The practice of prescribing small doses of opiate to be taken under supervision was designed to reduce drug related deaths, but evidence that it does this is limited. It is also expensive, and patients generally find it stigmatising and restrictive. Some patients may find the change in prescribing positive, but others may face difficulties taking their medication as prescribed. Face-to-face support has also been affected by the pandemic.
We urgently need to know how patients have experienced these changes and the pandemic more generally, to ensure they receive appropriate support. Addiction research is often conducted in cities. We cannot assume people living in rural areas have the same experiences. This project focuses on the experience of people living in rural areas who receive opiate substitutes.
This project is also known as What C-OST (Impact of the COVID-19 pandemic on people who receive opiate substitution therapy in rural areas). It is led by Dr Jenny Scott from the University of Bath and is a collaboration with Turning Point, a social enterprise providing Drug and Alcohol Support, NIHR ARC West and NIHR Health Protection Research Unit in Behavioural Science and Evaluation at the University of Bristol.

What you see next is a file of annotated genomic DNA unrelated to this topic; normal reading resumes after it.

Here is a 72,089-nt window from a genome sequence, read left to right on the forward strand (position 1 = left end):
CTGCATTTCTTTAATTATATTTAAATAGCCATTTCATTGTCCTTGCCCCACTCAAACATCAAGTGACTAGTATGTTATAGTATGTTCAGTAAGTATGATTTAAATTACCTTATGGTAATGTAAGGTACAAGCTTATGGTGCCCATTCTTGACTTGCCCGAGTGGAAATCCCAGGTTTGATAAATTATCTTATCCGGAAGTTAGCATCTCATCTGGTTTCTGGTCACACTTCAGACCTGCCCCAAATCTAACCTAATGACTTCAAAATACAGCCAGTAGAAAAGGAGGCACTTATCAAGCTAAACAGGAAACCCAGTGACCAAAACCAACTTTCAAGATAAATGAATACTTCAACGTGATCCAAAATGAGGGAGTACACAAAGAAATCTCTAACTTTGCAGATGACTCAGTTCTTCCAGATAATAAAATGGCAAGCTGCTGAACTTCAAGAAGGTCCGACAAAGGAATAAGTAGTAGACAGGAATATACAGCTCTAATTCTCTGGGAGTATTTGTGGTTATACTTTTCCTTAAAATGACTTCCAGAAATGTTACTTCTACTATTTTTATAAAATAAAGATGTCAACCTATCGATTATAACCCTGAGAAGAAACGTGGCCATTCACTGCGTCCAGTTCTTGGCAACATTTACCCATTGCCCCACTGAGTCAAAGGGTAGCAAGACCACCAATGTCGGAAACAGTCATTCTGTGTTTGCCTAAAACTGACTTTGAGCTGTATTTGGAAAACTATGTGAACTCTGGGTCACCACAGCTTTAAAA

We want to understand how people in rural areas who take opiate substitutes have experienced these changes to prescribing and consumption. Through telephone interviews, participants will share their experiences of drug use and services during the pandemic. We are also interviewing prescribing staff about their experiences and how the changes have affected their practice.
This study links with the Bristol-based LUCID-B study so we can compare findings.
We’ll use our findings to explain how changes in drug services and prescribing have impacted on patients and staff. Will we share our results with policy makers to inform future drug treatment policy and pandemic response.
What we found and what this means
We are publishing interim reports of our findings:
Lead collaborators: Jenny Scott (University of Bath); Jo Kesten, Hannah Family, Lindsey Hines (University of Bristol); Josie Millar (University of Bath).
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